“The Springfield Police Department and the Sheriff’s Department were filing all the charges,” she said. “But they’ve got a wide variety of things that they’re trained on, but they’re not necessarily trained for animal cruelty.”
Since she formed the Society for the Prevention of Cruelty to Animals chapter, Hawke said she’s been re-instated as a cruelty investigator in Clark County.
The shelter, located at 21 Walter St. in Springfield, houses cats and dogs but isn’t open to the public, Hawke said. She’s had to adopt out dogs and cats through private sessions or off-site events.
“We can’t have people in the building yet because we don’t have our occupancy certificate,” she said.
Several upgrades need to be made to the building before the shelter can get its occupancy certificate, she said. But first she needs to raise about $35,000 to get those upgrades completed.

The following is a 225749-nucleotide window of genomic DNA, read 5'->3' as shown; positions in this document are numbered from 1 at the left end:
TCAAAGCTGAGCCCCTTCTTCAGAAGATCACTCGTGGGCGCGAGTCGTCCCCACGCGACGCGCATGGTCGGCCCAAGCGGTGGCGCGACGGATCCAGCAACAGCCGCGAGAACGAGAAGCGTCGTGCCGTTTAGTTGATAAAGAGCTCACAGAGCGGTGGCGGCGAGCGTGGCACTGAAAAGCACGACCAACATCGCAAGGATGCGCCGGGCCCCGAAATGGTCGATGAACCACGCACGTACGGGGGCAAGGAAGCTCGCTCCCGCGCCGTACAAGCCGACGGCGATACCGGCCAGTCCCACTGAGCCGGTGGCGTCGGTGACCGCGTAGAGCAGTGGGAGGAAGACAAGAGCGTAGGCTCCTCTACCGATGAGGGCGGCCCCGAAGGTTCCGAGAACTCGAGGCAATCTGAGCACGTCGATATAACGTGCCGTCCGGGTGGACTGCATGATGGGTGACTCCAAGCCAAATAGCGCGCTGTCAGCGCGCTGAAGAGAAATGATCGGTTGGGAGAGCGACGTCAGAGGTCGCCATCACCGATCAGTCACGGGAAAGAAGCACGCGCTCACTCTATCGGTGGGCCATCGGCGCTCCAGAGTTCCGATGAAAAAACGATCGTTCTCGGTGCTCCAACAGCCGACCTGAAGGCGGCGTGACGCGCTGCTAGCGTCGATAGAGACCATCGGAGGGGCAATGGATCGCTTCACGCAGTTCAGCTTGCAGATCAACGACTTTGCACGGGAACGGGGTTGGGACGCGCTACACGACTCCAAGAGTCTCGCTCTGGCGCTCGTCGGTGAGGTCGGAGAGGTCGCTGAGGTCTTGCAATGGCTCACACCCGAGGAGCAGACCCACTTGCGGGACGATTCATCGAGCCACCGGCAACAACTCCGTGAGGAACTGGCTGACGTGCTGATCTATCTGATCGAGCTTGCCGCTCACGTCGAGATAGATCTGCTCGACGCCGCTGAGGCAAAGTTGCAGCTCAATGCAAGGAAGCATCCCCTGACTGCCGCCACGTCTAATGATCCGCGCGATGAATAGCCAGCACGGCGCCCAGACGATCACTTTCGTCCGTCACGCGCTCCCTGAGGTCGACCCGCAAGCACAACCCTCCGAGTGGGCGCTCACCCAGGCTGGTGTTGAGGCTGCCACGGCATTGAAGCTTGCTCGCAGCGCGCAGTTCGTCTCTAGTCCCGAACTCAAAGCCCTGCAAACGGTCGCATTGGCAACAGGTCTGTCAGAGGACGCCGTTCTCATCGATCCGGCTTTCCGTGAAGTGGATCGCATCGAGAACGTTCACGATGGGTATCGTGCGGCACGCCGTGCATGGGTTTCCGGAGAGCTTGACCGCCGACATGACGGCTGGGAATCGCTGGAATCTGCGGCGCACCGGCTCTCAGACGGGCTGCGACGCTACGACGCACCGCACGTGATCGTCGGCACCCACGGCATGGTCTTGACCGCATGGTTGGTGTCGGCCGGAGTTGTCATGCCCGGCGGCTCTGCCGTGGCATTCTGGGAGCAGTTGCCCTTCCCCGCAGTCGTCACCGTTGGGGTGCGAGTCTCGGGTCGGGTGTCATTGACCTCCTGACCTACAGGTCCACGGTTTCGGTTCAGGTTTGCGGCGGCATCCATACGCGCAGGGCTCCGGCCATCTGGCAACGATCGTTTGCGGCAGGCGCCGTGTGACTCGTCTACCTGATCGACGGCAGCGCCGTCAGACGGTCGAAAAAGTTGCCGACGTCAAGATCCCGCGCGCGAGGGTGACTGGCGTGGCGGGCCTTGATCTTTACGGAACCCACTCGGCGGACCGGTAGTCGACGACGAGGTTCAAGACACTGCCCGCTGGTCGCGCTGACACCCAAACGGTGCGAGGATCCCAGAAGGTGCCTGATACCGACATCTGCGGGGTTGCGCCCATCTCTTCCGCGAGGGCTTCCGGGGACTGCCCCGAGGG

“If we want to increase the number of animals that we can help in the community,” she said, “we need to be open to the public.”
Hawke said she can’t turn away an animal in need.
“They need a voice and somebody needs to stand up for them and be there for them,” she said.
The Humane Society Serving Clark County supports the SPCA, Executive Director Roger Ganley said, because of the problems the community faces with stray and abandoned cats and dogs.
“There’s so many neglected animals here in this county, it’s sickening,” he said. “So the more the merrier.”
Ganley worried a few months ago that the Humane Society would close because of a lack of funding, but his outlook is brighter now.
“Things are in a very positive direction,” he said. “Much better than they were four months ago.”
The SPCA has several upcoming events to adopt out pets and raise money for the organization. A list of events can be found on the group’s Facebook page by searching Clark County SPCA.